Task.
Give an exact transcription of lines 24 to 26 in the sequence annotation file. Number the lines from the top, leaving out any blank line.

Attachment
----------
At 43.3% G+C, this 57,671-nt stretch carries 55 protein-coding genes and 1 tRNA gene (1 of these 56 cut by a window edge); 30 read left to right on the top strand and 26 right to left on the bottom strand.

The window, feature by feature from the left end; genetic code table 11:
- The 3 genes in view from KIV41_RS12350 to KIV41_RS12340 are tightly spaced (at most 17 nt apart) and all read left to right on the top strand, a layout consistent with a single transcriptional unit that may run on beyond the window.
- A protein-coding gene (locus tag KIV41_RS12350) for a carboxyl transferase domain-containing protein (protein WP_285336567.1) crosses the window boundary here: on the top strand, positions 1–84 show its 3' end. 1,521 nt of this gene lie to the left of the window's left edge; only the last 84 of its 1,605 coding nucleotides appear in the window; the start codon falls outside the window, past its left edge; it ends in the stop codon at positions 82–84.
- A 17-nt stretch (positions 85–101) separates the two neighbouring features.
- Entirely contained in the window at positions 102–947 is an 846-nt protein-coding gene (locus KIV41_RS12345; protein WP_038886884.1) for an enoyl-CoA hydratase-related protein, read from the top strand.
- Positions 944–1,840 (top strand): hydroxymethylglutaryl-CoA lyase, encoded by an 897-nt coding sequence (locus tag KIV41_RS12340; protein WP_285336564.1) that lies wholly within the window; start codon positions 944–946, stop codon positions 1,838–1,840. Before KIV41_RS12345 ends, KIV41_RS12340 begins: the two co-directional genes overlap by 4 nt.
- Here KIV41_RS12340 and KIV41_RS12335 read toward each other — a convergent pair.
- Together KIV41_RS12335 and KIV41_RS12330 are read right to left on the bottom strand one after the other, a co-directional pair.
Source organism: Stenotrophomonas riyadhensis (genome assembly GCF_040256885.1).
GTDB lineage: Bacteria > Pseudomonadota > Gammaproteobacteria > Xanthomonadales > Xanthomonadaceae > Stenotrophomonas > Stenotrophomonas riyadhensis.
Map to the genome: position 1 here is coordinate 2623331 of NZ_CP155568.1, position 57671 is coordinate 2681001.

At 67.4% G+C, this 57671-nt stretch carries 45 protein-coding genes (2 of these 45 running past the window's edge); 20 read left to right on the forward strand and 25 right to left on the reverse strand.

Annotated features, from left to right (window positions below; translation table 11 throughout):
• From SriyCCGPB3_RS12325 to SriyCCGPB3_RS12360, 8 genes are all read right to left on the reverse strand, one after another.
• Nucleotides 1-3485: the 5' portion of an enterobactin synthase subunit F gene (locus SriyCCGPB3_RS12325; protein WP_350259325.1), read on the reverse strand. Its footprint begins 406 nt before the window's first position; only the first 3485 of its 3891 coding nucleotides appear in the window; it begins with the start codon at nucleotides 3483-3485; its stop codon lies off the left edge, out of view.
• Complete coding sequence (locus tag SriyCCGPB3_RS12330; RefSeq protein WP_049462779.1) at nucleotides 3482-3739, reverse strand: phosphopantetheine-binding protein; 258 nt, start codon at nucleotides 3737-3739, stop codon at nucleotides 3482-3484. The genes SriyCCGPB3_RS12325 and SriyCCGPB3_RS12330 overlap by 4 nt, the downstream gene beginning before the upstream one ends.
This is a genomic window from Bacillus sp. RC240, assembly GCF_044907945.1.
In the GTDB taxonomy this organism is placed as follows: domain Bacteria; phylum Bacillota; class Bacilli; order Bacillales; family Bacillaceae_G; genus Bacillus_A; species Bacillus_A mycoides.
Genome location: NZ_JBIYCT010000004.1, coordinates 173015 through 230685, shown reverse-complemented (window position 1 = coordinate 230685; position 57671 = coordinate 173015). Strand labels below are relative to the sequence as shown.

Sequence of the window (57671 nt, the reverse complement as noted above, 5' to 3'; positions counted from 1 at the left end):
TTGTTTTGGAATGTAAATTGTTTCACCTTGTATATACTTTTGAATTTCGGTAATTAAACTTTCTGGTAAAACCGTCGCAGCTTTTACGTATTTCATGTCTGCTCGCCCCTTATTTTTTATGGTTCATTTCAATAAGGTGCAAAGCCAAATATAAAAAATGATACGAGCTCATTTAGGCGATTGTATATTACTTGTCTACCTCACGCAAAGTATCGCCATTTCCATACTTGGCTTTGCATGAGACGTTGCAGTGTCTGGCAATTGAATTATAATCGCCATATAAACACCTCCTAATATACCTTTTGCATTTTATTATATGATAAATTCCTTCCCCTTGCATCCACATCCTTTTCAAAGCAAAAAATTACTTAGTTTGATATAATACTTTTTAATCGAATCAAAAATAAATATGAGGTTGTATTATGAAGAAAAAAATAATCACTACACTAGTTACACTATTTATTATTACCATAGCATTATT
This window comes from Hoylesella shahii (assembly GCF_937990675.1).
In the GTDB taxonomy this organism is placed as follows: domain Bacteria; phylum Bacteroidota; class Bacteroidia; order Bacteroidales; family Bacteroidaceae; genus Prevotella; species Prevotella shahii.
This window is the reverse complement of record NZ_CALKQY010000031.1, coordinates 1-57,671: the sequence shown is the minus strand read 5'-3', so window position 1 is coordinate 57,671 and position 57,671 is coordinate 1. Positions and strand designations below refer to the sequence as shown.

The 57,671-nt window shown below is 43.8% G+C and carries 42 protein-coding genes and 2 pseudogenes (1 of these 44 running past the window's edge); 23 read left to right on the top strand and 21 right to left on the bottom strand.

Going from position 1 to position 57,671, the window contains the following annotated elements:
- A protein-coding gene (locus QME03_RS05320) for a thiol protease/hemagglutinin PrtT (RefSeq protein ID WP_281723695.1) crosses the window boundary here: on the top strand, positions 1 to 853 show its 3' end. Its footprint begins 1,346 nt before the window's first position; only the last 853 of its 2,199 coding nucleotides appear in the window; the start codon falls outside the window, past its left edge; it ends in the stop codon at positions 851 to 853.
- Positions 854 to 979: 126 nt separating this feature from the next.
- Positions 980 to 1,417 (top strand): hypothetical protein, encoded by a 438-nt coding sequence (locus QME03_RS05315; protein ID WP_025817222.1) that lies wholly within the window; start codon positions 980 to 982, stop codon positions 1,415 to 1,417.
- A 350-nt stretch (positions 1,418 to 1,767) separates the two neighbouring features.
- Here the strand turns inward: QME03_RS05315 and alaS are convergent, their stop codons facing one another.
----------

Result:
In the GTDB taxonomy this organism is placed as follows: domain Bacteria; phylum Bacteroidota; class Bacteroidia; order Bacteroidales; family Bacteroidaceae; genus Prevotella; species Prevotella shahii.
This window is the reverse complement of record NZ_CALKQY010000031.1, coordinates 1-57,671: the sequence shown is the minus strand read 5'-3', so window position 1 is coordinate 57,671 and position 57,671 is coordinate 1. Positions and strand designations below refer to the sequence as shown.

The 57,671-nt window shown below is 43.8% G+C and carries 42 protein-coding genes and 2 pseudogenes (1 of these 44 running past the window's edge); 23 read left to right on the top strand and 21 right to left on the bottom strand.